Sometimes when we are really longing for something we want it to happen in the next 30 seconds. We don’t want to wait for it or work for it. It’s not enough to be given an answer, or a cure, or recognition, or triumph or whatever else it is we are looking for — we want it now. Often the waiting, and the ambiguity and the ambivalence is worse than the possible outcome. We just want to cut to the chase. No faff. ‘Just tell me’ or ‘Show me’ or ‘Give it to me.’
In our theme ‘Game On’ we’re exploring how games and sports can give us new insights into discipleship — the practice of following Jesus’ example. Playing with others can help us to build trust, cooperation, and integrity — it’s also fun! And our God delights in fun.
One of the things that’s fun about sports is how you can lose yourself in the moment.There’s usually a timer or some other pressure that focuses the mind. You are given snatches, 30 second bursts, to make judgements and seize the initiative. This can be a freeing experience but every 30 seconds is linked to the 30 minutes of warm up before and the 30 minutes of play still to go. Then there’s the 30 days of training, the 30 weeks of the season still to play, and the 30 months of coaching that have got you to this point. Then there’s the 30 years ahead of you with all the twists and turns they’ll bring.
Naaman, in the reading, didn’t want to wait 30 seconds to be healed, let alone the roundtrip to the banks of the Jordan. An elite Soldier, he was like a superstar sportsman who is benched and doesn’t want to go through extended rehab.
As athletes, as disciples, as broken people needing healing we have to learn that the intense 30 second bursts of life are part of a sequence of 30 days, 30 weeks, 30 months, 30 years, 30 centuries, 30 millennia… and on… Sometimes everything comes together in a beautiful moment on the field, but in order to get there often we have to wait and we have to work.
Lover of all — those who are weary and those who are bursting with enthusiasm —
help us to work
help us to wait.
1 Now Naaman was commander of the army of the king of Aram. He was a great man in the sight of his master and highly regarded, because through him the Lordhad given victory to Aram. He was a valiant soldier, but he had leprosy.
2 Now bands of raiders from Aram had gone out and had taken captive a young girl from Israel, and she served Naaman’s wife. 3 She said to her mistress, ‘If only my master would see the prophet who is in Samaria! He would cure him of his leprosy.’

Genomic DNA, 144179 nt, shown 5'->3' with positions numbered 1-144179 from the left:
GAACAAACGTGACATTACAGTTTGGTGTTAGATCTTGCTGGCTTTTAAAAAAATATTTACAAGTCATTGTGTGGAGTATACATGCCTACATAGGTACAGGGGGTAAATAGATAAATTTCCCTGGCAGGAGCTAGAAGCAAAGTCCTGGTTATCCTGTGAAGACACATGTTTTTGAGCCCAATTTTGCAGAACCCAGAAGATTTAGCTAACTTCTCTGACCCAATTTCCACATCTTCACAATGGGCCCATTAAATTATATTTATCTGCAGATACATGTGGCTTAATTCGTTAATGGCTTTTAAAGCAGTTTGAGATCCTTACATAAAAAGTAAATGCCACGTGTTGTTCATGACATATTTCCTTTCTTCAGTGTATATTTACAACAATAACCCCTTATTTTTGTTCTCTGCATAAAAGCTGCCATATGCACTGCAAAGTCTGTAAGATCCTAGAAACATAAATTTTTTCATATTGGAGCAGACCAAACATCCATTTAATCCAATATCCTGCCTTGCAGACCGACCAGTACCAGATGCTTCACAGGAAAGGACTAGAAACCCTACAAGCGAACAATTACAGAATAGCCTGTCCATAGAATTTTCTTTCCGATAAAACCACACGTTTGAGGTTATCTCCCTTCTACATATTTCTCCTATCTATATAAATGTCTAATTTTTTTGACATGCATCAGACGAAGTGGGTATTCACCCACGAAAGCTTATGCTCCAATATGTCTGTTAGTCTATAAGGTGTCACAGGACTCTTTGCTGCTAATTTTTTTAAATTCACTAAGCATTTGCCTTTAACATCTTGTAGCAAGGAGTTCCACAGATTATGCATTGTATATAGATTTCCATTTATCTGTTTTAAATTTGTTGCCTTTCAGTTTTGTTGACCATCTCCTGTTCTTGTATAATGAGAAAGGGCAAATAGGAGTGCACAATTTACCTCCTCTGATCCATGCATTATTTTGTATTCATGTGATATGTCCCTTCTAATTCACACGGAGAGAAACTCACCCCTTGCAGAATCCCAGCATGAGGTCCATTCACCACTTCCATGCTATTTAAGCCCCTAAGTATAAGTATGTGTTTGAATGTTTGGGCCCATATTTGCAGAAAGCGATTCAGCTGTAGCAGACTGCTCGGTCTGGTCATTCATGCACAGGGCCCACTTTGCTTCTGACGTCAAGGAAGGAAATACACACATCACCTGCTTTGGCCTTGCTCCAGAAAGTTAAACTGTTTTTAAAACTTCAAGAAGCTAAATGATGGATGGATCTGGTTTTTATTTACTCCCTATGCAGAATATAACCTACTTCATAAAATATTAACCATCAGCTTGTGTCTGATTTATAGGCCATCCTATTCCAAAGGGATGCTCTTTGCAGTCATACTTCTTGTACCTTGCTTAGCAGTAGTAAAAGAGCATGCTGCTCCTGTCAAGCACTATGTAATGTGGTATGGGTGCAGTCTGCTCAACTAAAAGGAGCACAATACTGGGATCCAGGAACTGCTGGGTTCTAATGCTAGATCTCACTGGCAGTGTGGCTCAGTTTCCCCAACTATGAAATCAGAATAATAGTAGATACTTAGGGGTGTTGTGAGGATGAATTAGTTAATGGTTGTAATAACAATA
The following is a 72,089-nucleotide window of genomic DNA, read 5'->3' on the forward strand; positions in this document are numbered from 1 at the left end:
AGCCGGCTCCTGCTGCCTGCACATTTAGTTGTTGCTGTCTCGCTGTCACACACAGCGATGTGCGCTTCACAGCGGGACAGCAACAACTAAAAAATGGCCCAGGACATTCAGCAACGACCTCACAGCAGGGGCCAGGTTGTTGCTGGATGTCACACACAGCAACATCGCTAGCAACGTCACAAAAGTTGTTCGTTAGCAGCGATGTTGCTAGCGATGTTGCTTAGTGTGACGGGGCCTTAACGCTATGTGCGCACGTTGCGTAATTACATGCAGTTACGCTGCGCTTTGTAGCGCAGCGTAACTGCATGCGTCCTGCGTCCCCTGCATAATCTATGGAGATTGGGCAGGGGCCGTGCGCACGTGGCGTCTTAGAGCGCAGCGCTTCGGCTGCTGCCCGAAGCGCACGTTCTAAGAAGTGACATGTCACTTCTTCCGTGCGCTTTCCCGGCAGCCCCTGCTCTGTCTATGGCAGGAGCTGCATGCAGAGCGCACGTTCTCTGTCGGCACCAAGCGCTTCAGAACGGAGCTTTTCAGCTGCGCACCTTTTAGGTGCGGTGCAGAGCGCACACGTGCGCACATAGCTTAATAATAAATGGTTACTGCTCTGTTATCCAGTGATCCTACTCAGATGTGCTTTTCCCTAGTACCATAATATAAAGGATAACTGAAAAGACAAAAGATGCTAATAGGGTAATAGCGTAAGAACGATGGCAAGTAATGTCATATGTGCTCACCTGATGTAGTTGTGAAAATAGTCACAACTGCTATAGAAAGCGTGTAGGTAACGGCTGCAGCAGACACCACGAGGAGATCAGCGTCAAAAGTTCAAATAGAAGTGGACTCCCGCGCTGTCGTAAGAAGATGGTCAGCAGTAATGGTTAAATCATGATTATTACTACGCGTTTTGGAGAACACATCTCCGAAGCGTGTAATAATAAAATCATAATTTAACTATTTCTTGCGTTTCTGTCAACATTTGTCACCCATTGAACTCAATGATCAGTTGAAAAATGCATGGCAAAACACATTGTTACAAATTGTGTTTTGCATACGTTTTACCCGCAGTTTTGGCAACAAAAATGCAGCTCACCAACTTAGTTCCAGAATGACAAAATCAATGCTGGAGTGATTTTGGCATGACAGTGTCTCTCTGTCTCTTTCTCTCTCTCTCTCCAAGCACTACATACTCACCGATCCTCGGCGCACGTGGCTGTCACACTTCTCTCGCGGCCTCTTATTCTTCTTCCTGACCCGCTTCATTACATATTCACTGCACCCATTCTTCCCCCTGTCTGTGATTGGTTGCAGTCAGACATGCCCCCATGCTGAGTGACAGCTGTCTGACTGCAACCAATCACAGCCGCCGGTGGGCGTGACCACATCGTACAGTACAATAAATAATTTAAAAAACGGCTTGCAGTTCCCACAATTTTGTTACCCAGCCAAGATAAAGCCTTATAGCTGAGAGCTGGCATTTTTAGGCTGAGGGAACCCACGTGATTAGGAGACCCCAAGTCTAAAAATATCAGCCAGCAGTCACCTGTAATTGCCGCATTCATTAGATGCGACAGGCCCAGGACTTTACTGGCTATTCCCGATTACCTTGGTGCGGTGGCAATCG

4 Naaman went to his master and told him what the girl from Israel had said. 5 ‘By all means, go,’ the king of Aram replied. ‘I will send a letter to the king of Israel.’ So Naaman left, taking with him ten talents of silver, six thousand shekels of gold and ten sets of clothing. 6 The letter that he took to the king of Israel read: ‘With this letter I am sending my servant Naaman to you so that you may cure him of his leprosy.’
7 As soon as the king of Israel read the letter, he tore his robes and said, ‘Am I God? Can I kill and bring back to life? Why does this fellow send someone to me to be cured of his leprosy? See how he is trying to pick a quarrel with me!’
8 When Elisha the man of God heard that the king of Israel had torn his robes, he sent him this message: ‘Why have you torn your robes? Make the man come to me and he will know that there is a prophet in Israel.’ 9 So Naaman went with his horses and chariots and stopped at the door of Elisha’s house. 10 Elisha sent a messenger to say to him, ‘Go, wash yourself seven times in the Jordan, and your flesh will be restored and you will be cleansed.’
11 But Naaman went away angry and said, ‘I thought that he would surely come out to me and stand and call on the name of the Lord his God, wave his hand over the spot and cure me of my leprosy. 12 Are not Abana and Pharpar, the rivers of Damascus, better than all the waters of Israel? Couldn’t I wash in them and be cleansed?’ So he turned and went off in a rage.
13 Naaman’s servants went to him and said, ‘My father, if the prophet had told you to do some great thing, would you not have done it? How much more, then, when he tells you, “Wash and be cleansed”!’ 14 So he went down and dipped himself in the Jordan seven times, as the man of God had told him, and his flesh was restored and became clean like that of a young boy.